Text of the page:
We can’t excuse violence
Regardless of the reason, it does not matter, a journalist cannot be exposed to violence because of the graphic cartoon or photograph he draws about a development or because of what he writes, talks about or comments on. Disliking the story or the statements he uses, or what is displayed in the drawing, or finding it disgusting cannot, in any way, justify the journalist being pushed around, stabbed, injured or condemned to an even more dire situation.
A journalist needs to know the difference between an informant and a reporter though they may sound alike in Turkish. Unfortunately, there are both whistleblowers, spies and reporters in journalism at the same time. As editor at one time, I found it more appropriate not to allow such a situation but when failed to overcome the problem, I “preferred” unemployment for a while. I’m not questioning whether it’s normal or abnormal, but I’m now in a position to realize that sometimes, intentionally or unknowingly, such situations occur as a consequence of a natural process.
“Are we journalists or patriots first?” or such a question should be asked at all times, especially by journalists working in the field. The answer is a very complicated one. For example, how will a journalist approach the question of “Who is a terrorist?” if particularly in any academic research on the issue it might be seen that there are more than 90 definitions? If one is a terrorist for one state and a freedom fighter for another state, what definition will the journalist use? Or if the word “guerrilla” connotates “legitimization,” will it be “objective” or “impartial” journalism to use the word “guerrilla” and give legitimacy just because the question of who is a terrorist cannot be answered so clearly?
Those were tough questions. Of course, a journalist should also try to be an intellectual in his community. How many of us can do that, that’s another matter. However, a journalist must be patriotic, in favor of peace, justice, i.e. must defend rights and the supremacy of law.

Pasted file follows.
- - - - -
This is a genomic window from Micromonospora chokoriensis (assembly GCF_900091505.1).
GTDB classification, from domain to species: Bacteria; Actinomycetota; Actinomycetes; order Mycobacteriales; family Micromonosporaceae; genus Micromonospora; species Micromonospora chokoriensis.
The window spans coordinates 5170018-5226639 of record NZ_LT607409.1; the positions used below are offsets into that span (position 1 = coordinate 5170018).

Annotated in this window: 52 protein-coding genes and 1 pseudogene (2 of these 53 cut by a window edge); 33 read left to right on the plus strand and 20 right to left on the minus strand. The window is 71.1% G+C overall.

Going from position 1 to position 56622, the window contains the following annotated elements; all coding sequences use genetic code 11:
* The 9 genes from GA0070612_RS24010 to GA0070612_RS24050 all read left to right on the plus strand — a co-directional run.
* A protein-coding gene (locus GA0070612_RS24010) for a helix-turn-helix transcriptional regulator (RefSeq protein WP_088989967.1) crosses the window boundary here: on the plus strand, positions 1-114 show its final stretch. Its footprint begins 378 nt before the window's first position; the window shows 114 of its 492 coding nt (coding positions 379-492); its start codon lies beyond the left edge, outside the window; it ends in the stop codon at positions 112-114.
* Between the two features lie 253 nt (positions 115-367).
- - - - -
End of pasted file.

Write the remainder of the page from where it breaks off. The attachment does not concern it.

Of course, when I say patriotic, I definitely would not try to ask anyone to be ethnically obsessive as was lived during the Balkan tragedy, when outrageous journalist (and editor who run such a story) wrote, “I killed a Serb.” A journalist should not be, of course, the subject of a news story himself. Why did I make all this gibble-gabble?
Regardless of his ideology, political opinion, whichever media institution he or she works for, a journalist cannot defend illegality, try to make outlawed people look cute, praise terrorism or violence and take attitudes in a way that gives legitimacy to claims by a gang leader.
I don’t need to give you his name. A left-leaning newspaper’s sleazy reporter posted messages delivered to him by an outlawed gang chief abetted by a not so friendly Arab country, saying they were the words of that gang leader, and allegedly did so to help “disseminate truth and help to fulfill the Turkish people’s right to information.”
“There is no such thing as objective journalism,” said one senior journalist. “This job itself is subjective. Every journalist decides how to allow himself be manipulated,” he commented in a conversation. He probably was trying to tease me, yet I can’t rule out comfortably that no such perception really doesn’t exist.
The fact that a journalist should be “objective” is also a controversial issue. What, who and how will the journalist be objective? Objectivity is not about the source of the news, or the subject of the story, but rather how it is investigated, written and even presented. Therefore, that’s why objectivity is one of the basic elements of journalism. Pledging allegiance to a gang leader, or disseminating his message, is of course not journalism, but an act of service to an unlawful personality. This behavior can never be seen as compatible with the notion of helping to conform with “the right of the public to know the truth.”
When gang chiefs pledge allegiance and a journalist becomes something like a servant to that gang leader, can he still be considered a journalist simply because he works for a newspaper? Whatever the answer, is the violence against that person an inter-gang showdown or an attack on a journalist? That’s important, too. However, violence should be condemned and abhorred, no matter who it is directed at.